6) Be a savvy consumer of supplements for your dog. Some supplement suppliers would like you to believe that your dog’s good health is dependent on their products. Avoid being seduced by such ads. Talk with your veterinarian about which might be useful and then buy just the ones that are recommended.

7) Investigate creative options for paying your veterinary bills. Who knows, perhaps the clinic administrator is willing to barter. Or, look into a line of credit that can be used to pay for veterinary expenses. They are as easy to apply for as a department store credit card. Such companies typically charge neither service fees nor interest for the first few months. This may be financially advantageous compared to paying the bill via your usual credit card. Ask your vet hospital staff if they have an association with such a credit lender.

8) Consider investing in pet health insurance, especially if you are inclined to take the “do-everything-possible” approach when it comes to your dog’s health. Most providers will reimburse 80 percent of your out-of-pocket expenses. Do the math and determine if, in the long run, medical insurance for your dog makes financial sense. Before you sign on the dotted line, make sure you are aware of the medical conditions (preexisting diseases, inherited disorders) that will be excluded.

9) Price shop for your dog’s prescriptions. If the medication prescribed is a human drug, compare the human pharmacy price to what your veterinary hospital would charge. Big box or chain pharmacies purchase medications in bulk and can pass the savings on to you. For example, Costco prices are usually among the lowest, and some human pharmacies offer substantial AAA discounts for pet prescriptions.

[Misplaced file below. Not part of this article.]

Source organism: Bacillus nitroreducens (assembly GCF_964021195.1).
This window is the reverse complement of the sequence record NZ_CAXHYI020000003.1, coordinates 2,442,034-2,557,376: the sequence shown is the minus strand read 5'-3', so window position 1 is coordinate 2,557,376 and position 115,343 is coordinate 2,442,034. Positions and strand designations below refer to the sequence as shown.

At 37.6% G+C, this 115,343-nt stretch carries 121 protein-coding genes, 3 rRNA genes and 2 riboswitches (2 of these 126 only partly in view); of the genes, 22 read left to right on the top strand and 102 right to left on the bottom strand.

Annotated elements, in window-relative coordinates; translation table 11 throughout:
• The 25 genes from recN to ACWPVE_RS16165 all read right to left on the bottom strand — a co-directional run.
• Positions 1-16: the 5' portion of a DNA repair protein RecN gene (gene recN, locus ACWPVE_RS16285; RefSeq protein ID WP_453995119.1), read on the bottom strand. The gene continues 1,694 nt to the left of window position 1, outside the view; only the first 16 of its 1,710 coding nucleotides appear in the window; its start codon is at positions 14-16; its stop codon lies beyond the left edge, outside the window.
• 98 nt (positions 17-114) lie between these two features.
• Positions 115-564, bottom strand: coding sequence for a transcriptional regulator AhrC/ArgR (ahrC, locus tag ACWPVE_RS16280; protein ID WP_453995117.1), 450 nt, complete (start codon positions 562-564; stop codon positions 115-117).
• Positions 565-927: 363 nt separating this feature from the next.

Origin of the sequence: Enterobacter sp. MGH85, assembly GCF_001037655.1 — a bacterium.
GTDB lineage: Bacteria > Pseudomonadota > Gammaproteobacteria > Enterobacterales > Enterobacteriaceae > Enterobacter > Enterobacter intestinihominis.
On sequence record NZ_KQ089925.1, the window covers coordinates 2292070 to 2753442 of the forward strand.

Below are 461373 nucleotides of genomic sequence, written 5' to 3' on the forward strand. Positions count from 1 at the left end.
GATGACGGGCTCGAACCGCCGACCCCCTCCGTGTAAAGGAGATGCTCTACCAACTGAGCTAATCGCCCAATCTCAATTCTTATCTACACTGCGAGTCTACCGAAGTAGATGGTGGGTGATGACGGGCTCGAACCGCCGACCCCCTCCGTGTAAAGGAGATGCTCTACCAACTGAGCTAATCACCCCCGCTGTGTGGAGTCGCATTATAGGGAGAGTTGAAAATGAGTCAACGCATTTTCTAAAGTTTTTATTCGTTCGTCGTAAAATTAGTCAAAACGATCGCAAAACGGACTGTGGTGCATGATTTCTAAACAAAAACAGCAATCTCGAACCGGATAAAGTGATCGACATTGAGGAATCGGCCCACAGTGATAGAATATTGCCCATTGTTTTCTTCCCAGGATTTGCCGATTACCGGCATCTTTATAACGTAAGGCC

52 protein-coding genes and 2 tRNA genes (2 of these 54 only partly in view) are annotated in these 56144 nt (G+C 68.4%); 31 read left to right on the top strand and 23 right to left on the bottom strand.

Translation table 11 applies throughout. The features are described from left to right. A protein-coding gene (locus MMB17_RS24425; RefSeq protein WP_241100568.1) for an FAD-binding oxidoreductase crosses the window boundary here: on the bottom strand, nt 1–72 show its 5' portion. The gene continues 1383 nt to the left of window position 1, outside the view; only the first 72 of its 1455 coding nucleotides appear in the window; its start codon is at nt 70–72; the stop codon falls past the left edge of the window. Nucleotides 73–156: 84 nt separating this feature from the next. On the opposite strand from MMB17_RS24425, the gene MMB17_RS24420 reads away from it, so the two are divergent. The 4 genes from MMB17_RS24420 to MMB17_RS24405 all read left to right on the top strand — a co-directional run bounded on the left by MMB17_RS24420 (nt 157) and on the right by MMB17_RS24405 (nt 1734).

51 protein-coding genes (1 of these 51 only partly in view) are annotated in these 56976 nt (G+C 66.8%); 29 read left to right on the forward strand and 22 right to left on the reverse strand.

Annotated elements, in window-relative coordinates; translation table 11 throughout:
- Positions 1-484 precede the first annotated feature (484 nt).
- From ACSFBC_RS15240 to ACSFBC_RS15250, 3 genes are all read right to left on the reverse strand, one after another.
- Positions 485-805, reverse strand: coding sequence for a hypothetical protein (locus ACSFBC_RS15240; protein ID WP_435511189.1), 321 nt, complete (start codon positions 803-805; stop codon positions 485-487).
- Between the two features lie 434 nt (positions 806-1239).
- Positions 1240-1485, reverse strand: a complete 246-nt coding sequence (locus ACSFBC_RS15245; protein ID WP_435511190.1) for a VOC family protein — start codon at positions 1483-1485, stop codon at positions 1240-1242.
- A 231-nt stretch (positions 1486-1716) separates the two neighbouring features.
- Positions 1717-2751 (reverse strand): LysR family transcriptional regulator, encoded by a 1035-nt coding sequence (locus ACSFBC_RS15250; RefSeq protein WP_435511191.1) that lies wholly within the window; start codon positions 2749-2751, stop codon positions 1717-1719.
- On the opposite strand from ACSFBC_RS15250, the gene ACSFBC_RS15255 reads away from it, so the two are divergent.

For veterinary prescription items your dog receives on a regular basis (heartworm preventive, flea and tick control products, prescription diets), you might find the best savings via online pharmacies (bear in mind, not all such pharmacies are reputable—it pays to do the research needed to be sure you’re working with one that is). Yes, you still need your veterinarian’s authorization. You can ask for a written prescription and have it filled as you would your own, or you can contact an online pharmacy with your request and they will request authorization from your vet via a fax transmission. These days, veterinarians are certainly used to receiving such requests.

10) Before considering euthanasia based solely on financial constraints, investigate every other conceivable option. Consider dog or breed-specific rescue associations, borrowing money from friends or relatives (borrowing from a bank might be a silly suggestion these days), applying for a donation from a pet health assistance organization (a comprehensive list can be found at, or finding a new, financially capable guardian for your pet. Such exploration of options might just save a life and will do wonders for everyone’s peace of mind.

Article first appeared in The Bark, Issue 54: May/Jun 2009

Photo: Joey Banks / Unsplash

Nancy Kay, DVM, Dipl., American College of Veterinary Internal Medicine, is a 2009 recipient of AAHA's Animal Welfare and Humane Ethics Award and author of Speaking for Spot.